As a Legislator I have seen firsthand how Nassau County has taken a wrong turn under the present Mangano administration. I have served on the Legislature for 18 years.
When I first became a legislator in 1996, this county was suffering through bad decisions which landed the county one level above junk bond status. Four years later, the Democrats won the majority on the Legislature and did two things immediately. First, as Presiding Officer, I went to Albany to ask for an oversight board (NIFA was formed three months later) and, secondly working with NIFA, our Democratic majority began to stop the “bleeding”
Long Island Wins has long been out to spread the word: immigrants from all around the world come to Long Island to work hard and take care of their families.
One thing that‘s a constant source of pleasant surprise for me is just how many different ways immigrants are refreshing Long Island’s entrepreneurial spirit.
I am so pleased that the residents of the Town of Oyster Bay understood the vote on the referendum and the message which it carried. It was very important to show that we, as residents, stand together in what we know is best for our community. I have never wavered in 25 years from my original stand that a mall in this area is not warranted and would have had a disastrous impact on the neighboring communities.
It would have an adverse impact on existing stores in both Syosset and Plainview, and, most certainly, in Jericho and Hicksville.
I write in response to a letter to the editor written by Democratic Legislator Delia DeRiggi-Whitton and published in your paper on August 14, 2013, whereby Legislator DeRiggi-Whitton outlined a dangerously ill-conceived plan by Nassau County’s Democrats to deny funding for the repair of Nassau County’s sewage treatment infrastructure damaged by Superstorm Sandy. To be clear, the actions of the Nassau County Democrats, if left unchallenged, will delay recovery efforts and will place public safety and the environment at risk.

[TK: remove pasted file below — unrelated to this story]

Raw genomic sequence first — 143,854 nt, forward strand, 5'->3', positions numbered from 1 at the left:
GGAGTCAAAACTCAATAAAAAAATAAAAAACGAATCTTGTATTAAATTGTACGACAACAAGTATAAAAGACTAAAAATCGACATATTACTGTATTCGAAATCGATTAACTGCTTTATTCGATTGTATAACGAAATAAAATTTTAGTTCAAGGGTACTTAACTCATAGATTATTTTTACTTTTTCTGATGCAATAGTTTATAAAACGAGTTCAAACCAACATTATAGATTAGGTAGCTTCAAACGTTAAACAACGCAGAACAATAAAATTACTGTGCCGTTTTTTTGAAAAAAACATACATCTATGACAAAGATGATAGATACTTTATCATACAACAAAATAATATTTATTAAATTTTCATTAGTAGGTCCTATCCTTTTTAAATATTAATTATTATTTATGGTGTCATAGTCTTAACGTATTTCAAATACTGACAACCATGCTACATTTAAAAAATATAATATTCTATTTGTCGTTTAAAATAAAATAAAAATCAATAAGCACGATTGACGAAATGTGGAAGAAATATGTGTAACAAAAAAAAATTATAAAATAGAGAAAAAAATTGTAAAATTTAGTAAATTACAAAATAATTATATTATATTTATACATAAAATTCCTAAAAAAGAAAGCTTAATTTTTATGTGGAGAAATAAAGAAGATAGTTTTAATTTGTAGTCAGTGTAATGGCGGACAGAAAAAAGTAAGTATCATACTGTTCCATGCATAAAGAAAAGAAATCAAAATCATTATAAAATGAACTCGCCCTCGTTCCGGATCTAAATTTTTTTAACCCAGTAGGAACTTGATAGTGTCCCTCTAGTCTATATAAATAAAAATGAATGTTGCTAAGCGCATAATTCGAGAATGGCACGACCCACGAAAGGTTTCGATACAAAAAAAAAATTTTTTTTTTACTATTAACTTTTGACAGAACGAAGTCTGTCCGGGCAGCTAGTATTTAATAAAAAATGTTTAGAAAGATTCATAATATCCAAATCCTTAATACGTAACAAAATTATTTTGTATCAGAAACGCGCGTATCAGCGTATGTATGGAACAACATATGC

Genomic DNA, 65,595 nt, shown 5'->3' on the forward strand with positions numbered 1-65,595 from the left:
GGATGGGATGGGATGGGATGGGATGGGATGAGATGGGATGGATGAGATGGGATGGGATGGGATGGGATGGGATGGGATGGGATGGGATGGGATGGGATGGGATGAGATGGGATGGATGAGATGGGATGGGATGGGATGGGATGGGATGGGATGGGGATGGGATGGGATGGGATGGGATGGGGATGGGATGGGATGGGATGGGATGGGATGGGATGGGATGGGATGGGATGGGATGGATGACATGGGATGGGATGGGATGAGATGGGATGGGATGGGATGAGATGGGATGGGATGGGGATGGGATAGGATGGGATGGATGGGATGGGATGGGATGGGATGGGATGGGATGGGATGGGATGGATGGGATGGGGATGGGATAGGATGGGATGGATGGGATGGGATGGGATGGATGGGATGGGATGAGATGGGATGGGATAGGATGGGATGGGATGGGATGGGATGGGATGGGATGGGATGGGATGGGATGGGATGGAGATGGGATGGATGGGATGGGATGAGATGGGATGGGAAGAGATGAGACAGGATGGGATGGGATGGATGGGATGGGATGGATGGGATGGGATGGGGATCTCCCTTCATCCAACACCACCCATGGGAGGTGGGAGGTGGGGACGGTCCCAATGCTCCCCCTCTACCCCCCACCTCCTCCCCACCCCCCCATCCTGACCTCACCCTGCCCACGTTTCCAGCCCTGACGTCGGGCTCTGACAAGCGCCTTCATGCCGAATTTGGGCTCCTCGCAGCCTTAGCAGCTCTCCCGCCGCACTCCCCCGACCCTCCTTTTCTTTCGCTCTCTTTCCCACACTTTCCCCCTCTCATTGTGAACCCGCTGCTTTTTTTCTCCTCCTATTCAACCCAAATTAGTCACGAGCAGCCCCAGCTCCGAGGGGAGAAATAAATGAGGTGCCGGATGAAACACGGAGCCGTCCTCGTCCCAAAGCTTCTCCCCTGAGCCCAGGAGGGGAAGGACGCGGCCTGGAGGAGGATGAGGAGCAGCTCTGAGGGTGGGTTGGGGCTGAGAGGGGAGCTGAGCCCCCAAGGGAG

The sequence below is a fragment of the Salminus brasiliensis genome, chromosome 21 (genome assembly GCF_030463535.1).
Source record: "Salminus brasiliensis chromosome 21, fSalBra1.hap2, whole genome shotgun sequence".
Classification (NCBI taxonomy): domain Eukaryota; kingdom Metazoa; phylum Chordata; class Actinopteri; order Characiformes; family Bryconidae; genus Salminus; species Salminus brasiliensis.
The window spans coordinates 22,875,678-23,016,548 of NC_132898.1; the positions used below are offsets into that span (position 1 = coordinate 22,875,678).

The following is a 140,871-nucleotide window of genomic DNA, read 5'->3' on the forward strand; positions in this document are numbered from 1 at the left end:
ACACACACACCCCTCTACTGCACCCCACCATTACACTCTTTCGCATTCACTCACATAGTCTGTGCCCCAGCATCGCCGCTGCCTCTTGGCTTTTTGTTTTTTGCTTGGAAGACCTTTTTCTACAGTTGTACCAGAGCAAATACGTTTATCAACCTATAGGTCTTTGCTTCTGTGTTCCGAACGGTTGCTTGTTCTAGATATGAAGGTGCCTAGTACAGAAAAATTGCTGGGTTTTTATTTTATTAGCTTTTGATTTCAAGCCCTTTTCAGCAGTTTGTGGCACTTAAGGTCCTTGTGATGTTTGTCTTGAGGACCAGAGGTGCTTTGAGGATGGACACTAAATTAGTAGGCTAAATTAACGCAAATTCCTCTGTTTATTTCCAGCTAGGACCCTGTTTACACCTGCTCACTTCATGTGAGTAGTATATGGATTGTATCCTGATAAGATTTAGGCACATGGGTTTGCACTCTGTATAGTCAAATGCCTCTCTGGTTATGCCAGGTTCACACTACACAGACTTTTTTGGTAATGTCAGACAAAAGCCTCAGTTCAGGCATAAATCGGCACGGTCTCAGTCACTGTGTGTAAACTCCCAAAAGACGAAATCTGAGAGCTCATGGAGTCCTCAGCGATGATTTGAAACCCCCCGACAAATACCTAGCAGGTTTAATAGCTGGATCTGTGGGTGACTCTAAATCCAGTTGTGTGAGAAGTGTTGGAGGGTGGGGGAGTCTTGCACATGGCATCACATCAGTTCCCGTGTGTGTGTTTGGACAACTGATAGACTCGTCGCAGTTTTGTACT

The Bay Park Sewage Treatment Plant serves nearly 500,000 Nassau County residents and processes on average 50 million gallons of sewage daily. Flooding caused by Superstorm Sandy devastated this facility, knocking many systems off-line. The damage was so severe that millions of gallons of raw sewage backed up into people’s homes and was released into south shore waters.
The reconstruction of West Shore Road is an issue that I have had direct and indirect involvement with since 1994 when I was first elected to the Bayville Village Board. That is why I share the huge level of frustration of so many residents who rely on this critical road into and out of Bayville, Mill Neck and Oyster Bay.
During Super Storm Sandy, West Shore Road fell into Oyster Bay Harbor. This collapse should never have happened! Working with Legislator Delia DeRiggi-Whitton and many concerned local business owners, cycling enthusiasts, and environmentalists we were able to finally convince the Republican administration to put millions of dollars in repair contracts on the legislative calendar in the spring and summer of 2012 - months before Sandy was a blip on the radar.